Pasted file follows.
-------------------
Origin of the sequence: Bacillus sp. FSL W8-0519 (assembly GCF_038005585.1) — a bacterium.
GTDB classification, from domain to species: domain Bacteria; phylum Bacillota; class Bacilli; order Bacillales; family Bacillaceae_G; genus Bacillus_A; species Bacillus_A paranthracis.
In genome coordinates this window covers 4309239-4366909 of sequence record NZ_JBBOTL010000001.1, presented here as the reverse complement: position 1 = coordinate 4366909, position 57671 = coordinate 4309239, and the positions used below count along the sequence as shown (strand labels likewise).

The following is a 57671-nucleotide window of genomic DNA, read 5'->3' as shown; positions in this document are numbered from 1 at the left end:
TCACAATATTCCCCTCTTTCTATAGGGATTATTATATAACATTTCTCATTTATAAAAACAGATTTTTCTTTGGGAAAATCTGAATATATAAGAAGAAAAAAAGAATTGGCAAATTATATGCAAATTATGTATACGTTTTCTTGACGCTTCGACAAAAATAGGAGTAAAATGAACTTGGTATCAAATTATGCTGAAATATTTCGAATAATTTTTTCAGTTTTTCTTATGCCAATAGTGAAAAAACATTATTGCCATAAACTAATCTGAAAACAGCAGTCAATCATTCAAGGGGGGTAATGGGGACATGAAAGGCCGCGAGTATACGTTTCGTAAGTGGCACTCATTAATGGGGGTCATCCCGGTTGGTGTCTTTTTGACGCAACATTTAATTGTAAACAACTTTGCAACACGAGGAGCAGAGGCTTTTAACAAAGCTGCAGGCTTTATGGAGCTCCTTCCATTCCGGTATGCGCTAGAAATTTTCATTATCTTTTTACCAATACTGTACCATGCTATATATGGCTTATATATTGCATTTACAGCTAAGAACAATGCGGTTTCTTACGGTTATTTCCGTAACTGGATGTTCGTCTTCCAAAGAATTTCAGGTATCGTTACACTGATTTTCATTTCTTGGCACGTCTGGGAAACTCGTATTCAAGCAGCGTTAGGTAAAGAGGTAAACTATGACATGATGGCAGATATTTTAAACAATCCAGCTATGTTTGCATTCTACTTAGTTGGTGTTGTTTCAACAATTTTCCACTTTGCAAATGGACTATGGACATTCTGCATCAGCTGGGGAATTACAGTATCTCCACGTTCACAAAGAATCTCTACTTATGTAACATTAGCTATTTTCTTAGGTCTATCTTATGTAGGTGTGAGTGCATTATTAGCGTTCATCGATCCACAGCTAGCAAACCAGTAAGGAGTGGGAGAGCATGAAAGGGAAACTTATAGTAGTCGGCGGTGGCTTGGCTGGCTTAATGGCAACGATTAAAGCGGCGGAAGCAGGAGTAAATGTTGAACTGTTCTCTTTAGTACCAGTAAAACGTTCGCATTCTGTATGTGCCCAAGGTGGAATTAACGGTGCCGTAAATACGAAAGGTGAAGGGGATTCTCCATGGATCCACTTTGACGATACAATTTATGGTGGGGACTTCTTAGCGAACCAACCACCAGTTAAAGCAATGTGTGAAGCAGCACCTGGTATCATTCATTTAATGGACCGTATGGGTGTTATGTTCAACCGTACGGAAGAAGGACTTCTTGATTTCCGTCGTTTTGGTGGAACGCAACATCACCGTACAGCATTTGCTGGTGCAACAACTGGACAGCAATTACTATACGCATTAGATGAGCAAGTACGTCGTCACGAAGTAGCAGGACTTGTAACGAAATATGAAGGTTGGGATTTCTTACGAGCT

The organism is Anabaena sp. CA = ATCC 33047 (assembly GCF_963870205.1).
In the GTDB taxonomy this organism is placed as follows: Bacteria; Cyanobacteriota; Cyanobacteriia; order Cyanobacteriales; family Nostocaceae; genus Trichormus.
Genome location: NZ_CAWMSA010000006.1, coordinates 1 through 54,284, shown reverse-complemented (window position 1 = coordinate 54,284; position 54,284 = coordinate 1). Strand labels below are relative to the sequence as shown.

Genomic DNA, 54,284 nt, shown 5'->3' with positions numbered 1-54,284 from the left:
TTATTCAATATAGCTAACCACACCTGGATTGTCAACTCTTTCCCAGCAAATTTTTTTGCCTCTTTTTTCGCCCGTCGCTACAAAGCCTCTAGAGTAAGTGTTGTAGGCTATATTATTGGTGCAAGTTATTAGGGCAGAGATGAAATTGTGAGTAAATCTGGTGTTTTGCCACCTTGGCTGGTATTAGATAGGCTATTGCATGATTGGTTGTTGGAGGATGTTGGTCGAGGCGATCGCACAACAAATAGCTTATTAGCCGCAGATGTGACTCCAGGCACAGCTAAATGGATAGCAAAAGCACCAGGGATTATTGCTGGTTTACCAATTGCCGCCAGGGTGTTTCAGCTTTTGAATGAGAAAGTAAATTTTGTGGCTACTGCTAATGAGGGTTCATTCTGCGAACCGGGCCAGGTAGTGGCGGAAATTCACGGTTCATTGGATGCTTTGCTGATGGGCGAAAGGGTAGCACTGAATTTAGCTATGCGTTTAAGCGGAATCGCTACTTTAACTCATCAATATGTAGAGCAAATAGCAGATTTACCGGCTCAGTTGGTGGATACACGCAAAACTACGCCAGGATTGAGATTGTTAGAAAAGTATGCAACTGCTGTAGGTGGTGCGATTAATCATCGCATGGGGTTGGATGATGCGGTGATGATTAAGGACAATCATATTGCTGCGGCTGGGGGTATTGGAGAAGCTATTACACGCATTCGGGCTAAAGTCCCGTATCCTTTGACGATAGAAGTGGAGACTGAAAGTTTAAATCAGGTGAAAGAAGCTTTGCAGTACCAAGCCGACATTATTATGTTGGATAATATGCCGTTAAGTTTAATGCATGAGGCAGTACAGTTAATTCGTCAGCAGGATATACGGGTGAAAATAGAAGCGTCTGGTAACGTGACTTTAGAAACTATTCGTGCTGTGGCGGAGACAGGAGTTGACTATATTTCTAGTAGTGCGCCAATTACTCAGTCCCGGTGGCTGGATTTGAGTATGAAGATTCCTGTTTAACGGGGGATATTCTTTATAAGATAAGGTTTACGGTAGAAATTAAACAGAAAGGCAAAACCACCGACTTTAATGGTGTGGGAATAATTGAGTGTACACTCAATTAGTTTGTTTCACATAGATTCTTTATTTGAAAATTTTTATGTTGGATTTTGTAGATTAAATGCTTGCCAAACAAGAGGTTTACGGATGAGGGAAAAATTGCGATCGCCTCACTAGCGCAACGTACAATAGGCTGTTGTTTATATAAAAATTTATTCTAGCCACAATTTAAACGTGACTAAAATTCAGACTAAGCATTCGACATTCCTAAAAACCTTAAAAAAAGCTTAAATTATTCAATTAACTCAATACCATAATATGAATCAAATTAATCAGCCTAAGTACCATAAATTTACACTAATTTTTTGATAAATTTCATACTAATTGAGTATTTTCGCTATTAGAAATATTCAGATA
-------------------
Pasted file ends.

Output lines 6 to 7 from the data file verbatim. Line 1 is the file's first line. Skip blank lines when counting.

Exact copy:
The organism is Anabaena sp. CA = ATCC 33047 (assembly GCF_963870205.1).
In the GTDB taxonomy this organism is placed as follows: Bacteria; Cyanobacteriota; Cyanobacteriia; order Cyanobacteriales; family Nostocaceae; genus Trichormus.